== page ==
Trudeau to offer apology in House of Commons for 1914 Komagata Maru incident
April 12, 2016
By Vancouver Sun |
rime Minister Justin Trudeau will offer a full apology in the House of Commons next month for a decision by the government in 1914 to turn away a ship carrying hundreds of South Asian immigrants.
The apology for the Komagata Maru incident will be delivered on May 18, nearly 102 years after the ship from Hong Kong arrived off Vancouver only to have almost all of its 376 passengers — nearly all Sikhs — denied entry due to the immigration laws at the time.
The ship was eventually sent to Calcutta and least 19 people were killed in an ensuing skirmish with British soldiers, while others were jailed.
“We failed them utterly,” Trudeau told a packed room Monday on Parliament Hill at a celebration marking the Sikh holiday of Vaisakhi.
“As a nation we should never forget the prejudice suffered by the Sikh community at the hands of the Canadian government of the day. We should not, we will not.”
Former prime minister Stephen Harper apologized for the incident in 2008 at an event in British Columbia, but members of Canada’s Sikh community have long said an apology should be offered formally in Parliament.
How prominent is the 1914 rejection of a ship full of asylum seekers from India in the minds of British Columbians? How do residents put such discriminatory acts into history in light of Canada this year being named the “most tolerant” country in the world?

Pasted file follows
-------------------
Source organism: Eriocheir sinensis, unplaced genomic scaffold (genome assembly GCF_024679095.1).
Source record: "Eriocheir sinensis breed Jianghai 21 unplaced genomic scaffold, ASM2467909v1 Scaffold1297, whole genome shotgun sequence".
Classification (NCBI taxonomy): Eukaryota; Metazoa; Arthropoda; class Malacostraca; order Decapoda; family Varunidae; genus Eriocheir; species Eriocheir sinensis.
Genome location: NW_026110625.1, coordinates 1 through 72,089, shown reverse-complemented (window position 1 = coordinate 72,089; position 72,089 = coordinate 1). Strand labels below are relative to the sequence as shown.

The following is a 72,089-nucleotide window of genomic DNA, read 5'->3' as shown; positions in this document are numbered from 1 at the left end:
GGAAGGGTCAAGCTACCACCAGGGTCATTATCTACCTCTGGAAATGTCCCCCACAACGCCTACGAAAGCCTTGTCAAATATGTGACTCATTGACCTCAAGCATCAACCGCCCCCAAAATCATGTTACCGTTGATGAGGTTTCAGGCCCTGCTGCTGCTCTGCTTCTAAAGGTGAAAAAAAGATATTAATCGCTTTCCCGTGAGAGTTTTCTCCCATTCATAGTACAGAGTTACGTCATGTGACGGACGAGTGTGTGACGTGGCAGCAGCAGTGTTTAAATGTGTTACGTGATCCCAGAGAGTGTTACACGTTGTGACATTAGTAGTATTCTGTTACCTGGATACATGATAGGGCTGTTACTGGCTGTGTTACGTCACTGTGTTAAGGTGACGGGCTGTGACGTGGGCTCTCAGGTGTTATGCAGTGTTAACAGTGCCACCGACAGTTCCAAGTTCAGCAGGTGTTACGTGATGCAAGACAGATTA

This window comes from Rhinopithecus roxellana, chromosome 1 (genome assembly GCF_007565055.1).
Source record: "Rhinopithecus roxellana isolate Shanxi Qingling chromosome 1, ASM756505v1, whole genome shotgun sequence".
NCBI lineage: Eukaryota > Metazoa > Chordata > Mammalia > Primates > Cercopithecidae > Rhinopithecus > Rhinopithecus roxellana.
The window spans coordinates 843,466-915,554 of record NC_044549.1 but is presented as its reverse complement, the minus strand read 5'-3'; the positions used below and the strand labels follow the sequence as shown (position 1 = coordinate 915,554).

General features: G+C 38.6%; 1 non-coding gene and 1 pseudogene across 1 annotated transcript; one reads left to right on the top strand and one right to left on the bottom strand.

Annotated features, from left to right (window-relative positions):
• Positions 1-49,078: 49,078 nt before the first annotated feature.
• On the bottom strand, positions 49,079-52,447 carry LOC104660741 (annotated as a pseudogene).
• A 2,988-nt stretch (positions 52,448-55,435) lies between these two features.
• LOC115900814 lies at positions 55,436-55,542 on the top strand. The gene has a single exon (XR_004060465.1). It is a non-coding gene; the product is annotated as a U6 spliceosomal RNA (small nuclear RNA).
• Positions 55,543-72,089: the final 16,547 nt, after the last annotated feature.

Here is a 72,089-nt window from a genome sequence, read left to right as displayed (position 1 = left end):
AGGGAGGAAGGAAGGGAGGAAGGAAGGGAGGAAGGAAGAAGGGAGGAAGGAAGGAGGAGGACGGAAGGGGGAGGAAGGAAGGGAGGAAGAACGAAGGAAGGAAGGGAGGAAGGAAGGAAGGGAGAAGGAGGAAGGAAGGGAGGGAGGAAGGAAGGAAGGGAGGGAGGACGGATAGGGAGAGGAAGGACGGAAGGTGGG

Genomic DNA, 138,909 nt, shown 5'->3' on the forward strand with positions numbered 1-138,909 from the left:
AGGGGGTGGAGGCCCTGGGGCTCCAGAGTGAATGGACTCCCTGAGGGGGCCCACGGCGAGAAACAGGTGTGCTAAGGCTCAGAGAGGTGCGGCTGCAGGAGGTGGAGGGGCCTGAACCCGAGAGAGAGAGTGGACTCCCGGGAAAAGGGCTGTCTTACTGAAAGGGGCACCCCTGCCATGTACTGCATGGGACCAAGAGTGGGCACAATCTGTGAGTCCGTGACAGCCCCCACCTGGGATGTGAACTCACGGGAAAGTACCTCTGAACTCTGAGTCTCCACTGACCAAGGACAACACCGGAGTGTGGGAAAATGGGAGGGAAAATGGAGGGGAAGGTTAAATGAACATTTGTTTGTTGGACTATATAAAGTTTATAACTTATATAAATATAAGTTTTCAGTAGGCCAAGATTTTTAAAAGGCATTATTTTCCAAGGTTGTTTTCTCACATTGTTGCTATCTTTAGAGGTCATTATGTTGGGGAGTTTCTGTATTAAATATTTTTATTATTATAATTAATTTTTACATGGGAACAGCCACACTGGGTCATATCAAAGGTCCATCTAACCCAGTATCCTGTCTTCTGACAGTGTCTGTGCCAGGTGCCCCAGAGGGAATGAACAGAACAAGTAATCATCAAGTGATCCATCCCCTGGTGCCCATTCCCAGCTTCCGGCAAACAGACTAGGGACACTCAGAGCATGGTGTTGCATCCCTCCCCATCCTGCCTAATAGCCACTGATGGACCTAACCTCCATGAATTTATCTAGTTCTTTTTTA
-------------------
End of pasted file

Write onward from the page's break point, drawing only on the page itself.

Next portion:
The Liberals have been calling since 2008 for an apology in the Commons and Trudeau repeated that pledge during the election campaign.
Trudeau said Monday while an apology will not ease the pain and suffering of those who lived through the experience, it is the right thing to do and the House of Commons the right place for it to be delivered.
“It was in the House of Commons that the law that prevented the passengers from disembarking were first passed and so it is fitting that the government should apologize there on behalf of all Canadians.”
There are 17 Sikh members of Parliament, including Defence Minister Harjit Sajjan.
Prior to being elected, Sajjan was the commanding officer of the B.C. military regiment Duke of Connaught’s Own, which over a century ago had been involved in the government’s efforts to turn back the ship.